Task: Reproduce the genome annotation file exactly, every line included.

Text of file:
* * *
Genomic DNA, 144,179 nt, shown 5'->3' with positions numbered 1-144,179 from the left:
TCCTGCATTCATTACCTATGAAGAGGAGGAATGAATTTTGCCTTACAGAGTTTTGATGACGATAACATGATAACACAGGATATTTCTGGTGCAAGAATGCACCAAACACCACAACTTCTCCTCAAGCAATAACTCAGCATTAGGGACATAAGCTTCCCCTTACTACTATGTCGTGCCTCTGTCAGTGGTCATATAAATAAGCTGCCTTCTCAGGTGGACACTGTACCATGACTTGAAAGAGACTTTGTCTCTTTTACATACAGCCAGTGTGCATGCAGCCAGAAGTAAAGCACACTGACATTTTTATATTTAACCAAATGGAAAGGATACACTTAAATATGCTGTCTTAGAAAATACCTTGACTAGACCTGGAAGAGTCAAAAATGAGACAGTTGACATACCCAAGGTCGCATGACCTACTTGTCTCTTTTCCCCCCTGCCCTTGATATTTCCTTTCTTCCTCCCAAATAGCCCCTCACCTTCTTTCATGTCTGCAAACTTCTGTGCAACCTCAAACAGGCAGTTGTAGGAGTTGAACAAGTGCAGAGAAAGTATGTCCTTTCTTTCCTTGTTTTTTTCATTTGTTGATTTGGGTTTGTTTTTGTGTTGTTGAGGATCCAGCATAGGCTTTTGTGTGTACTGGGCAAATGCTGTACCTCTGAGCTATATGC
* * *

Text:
Genomic DNA, 144,179 nt, shown 5'->3' with positions numbered 1-144,179 from the left:
TCCTGCATTCATTACCTATGAAGAGGAGGAATGAATTTTGCCTTACAGAGTTTTGATGACGATAACATGATAACACAGGATATTTCTGGTGCAAGAATGCACCAAACACCACAACTTCTCCTCAAGCAATAACTCAGCATTAGGGACATAAGCTTCCCCTTACTACTATGTCGTGCCTCTGTCAGTGGTCATATAAATAAGCTGCCTTCTCAGGTGGACACTGTACCATGACTTGAAAGAGACTTTGTCTCTTTTACATACAGCCAGTGTGCATGCAGCCAGAAGTAAAGCACACTGACATTTTTATATTTAACCAAATGGAAAGGATACACTTAAATATGCTGTCTTAGAAAATACCTTGACTAGACCTGGAAGAGTCAAAAATGAGACAGTTGACATACCCAAGGTCGCATGACCTACTTGTCTCTTTTCCCCCCTGCCCTTGATATTTCCTTTCTTCCTCCCAAATAGCCCCTCACCTTCTTTCATGTCTGCAAACTTCTGTGCAACCTCAAACAGGCAGTTGTAGGAGTTGAACAAGTGCAGAGAAAGTATGTCCTTTCTTTCCTTGTTTTTTTCATTTGTTGATTTGGGTTTGTTTTTGTGTTGTTGAGGATCCAGCATAGGCTTTTGTGTGTACTGGGCAAATGCTGTACCTCTGAGCTATATGC